Criticism?  Not much.  Perhaps wearing a belt when his jacket is undone might be nice.  But other than that, there is not much to dislike about A Word or Two.  Christopher Plummer is a national treasure by now and he could stand on stage and read the proverbial phonebook while they are still around, and the audience would be happy.  He doesn't of course, and we're all the better for it.

The run is unfortunately very short for A Word or Two; it closes at the Avon Theatre August 26th.  But if you are one of those lucky ones to have already bought your tickets, you will be richly rewarded with a loving tribute to the written word from a man who loves them as much as he loves life itself.

The show may not be perfect, but this is Christopher Plummer all alone onstage, for heaven's sake!  When might we have the pleasure of that experience again, you have to ask.  As such, a very strong four out of four stars for A Word or Two from this corner.

Enjoy the show!

August 15th, 2012.

Saturday, August 11, 2012

Summer music continues throughout Ontario in August

It has been a few weeks since I last wrote of some of the music festivals underway in Ontario, and there are some still going strong as we head to the mid-way point of August.  First of all, though I wanted to write a few words of thanks about the Elora Festival, which concluded last weekend in the picturesque little town north-west of Guelph.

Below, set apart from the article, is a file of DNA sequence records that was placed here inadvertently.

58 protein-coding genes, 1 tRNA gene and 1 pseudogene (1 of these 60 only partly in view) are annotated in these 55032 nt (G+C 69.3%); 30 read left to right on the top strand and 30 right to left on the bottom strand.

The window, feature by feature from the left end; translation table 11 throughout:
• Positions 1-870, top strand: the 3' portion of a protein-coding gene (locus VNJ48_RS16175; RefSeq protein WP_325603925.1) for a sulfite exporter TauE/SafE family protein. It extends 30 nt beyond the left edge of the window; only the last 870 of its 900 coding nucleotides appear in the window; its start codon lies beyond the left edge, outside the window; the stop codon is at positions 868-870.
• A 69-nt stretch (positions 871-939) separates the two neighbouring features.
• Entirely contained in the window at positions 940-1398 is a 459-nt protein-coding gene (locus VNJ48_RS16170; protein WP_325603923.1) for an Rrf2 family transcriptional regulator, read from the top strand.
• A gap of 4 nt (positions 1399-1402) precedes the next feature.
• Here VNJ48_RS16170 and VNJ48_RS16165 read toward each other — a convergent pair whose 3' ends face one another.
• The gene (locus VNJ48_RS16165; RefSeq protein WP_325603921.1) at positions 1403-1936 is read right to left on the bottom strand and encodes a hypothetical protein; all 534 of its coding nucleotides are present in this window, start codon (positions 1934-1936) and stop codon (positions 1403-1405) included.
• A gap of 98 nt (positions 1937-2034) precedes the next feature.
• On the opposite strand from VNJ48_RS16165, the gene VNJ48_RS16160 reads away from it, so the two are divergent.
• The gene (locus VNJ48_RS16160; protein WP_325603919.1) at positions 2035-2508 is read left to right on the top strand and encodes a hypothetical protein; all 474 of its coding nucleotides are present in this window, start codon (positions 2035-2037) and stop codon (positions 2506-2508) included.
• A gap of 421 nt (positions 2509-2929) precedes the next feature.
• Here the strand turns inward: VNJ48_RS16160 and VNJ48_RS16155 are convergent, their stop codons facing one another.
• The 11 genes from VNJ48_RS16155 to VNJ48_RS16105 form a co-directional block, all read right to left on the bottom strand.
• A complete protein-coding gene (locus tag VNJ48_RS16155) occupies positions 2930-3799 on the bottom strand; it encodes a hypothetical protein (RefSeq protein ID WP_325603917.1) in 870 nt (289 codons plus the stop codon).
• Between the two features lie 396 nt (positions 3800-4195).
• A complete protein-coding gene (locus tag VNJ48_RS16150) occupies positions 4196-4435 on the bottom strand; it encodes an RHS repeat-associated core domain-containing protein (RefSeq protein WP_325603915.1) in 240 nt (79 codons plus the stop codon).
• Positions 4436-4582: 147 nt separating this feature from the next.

Sophie and I always look forward to our visits to Elora every season, and last weekend we made our annual pilgrimage to Elora for a concert at the Gambrel Barn Saturday night for a concert titled A Summer Evening on Broadway.  Hosted by theatre critic and broadcaster Richard Ouzounian, the concert featured the Elora Festival Singers backing up soloists Adam Brazier, Ma-Anne Dionisio, Adrian Marchuk and Blythe Wilson.  David Warrack was the pianist/conductor along with his wife, pianist Lona Davis, and instrumentalists Tom Hazlitt, bass; Bill Bridges, guitar; and Lorne Grossman, percussion.

The weather was not very cooperative, but the rain did hold off until after the concert, but boy was it stinkin' hot Saturday night!  The music was, too, and the soloists were all great.  Marchuk, incidentally, is best-known for playing Frankie Valli in Jersey Boys for three years.  Dionisio was Kim in Miss Saigon for many years; Adam Brazier is currently the Artistic Director of Theatre 20, an artist-led Musical Theatre company in Toronto; and Blythe Wilson is well known for her musical roles at both the Shaw and Stratford Festivals over the years as well as two years with the national tour of Mary Poppins.